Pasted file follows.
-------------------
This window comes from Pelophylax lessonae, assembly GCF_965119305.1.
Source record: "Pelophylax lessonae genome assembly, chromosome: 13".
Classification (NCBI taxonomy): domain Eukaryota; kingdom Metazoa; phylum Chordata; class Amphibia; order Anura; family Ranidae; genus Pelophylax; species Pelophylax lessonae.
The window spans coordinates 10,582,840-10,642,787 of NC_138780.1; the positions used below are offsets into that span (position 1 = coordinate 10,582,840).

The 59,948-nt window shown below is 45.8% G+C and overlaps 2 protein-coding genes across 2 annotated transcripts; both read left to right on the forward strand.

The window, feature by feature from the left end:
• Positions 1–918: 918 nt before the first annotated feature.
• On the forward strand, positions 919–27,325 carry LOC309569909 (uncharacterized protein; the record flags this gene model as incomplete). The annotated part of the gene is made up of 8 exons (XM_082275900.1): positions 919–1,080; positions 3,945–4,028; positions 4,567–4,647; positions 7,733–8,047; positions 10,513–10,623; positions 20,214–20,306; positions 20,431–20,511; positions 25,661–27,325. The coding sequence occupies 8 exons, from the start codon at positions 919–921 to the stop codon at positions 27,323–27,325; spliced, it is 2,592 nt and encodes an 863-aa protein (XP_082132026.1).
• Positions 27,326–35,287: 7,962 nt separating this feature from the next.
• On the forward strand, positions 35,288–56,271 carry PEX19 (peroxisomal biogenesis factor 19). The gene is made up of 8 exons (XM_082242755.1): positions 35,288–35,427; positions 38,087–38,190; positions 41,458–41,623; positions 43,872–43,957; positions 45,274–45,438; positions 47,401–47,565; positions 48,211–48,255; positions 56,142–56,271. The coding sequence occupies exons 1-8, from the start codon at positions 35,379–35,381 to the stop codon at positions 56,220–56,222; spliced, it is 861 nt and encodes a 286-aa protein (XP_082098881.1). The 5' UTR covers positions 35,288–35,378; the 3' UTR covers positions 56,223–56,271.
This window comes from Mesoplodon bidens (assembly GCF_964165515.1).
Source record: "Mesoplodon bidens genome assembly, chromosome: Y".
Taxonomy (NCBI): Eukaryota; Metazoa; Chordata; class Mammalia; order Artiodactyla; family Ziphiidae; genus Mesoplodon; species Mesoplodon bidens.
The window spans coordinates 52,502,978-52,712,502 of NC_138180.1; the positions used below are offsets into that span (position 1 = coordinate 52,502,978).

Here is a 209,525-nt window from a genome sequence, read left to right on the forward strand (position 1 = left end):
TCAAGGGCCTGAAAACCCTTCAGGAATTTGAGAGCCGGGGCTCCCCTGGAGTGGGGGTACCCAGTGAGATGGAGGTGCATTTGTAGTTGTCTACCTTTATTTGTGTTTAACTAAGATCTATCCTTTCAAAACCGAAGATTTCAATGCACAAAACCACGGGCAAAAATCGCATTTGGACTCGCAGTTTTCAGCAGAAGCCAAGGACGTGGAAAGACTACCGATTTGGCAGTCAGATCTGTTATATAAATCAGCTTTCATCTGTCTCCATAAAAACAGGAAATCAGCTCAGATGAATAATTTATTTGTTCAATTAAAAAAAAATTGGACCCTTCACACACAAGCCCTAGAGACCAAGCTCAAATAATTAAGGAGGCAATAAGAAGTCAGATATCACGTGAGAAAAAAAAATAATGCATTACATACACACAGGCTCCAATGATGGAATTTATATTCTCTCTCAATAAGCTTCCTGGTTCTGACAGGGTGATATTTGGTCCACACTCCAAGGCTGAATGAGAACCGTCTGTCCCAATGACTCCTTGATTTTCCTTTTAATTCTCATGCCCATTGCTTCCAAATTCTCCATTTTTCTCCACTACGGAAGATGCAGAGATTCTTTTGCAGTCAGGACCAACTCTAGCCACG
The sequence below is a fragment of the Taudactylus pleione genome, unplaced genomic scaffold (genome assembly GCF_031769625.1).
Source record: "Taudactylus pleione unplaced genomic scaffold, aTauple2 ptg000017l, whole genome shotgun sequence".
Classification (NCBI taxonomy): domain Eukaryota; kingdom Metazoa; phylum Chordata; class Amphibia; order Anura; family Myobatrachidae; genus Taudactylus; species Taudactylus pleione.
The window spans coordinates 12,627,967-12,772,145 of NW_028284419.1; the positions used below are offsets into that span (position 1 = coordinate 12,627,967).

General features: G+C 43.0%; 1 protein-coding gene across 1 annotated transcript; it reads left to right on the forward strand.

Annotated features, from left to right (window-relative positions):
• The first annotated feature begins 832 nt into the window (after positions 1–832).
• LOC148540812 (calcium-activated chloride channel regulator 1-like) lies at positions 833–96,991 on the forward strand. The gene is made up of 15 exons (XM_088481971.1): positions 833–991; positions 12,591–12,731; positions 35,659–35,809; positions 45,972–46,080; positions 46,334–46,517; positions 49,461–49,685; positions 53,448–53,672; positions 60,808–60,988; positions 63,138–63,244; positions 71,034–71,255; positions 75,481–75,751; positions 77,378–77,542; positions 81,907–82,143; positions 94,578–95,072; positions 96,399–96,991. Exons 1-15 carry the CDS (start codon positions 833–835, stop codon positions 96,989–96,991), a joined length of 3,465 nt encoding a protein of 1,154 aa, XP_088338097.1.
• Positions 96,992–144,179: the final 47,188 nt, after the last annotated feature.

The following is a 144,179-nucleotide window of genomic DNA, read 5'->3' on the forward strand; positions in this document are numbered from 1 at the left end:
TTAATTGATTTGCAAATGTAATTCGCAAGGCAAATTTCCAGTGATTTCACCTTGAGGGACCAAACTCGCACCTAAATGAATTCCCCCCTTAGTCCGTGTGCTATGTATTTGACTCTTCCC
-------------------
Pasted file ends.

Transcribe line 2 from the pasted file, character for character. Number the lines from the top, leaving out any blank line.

Source record: "Pelophylax lessonae genome assembly, chromosome: 13".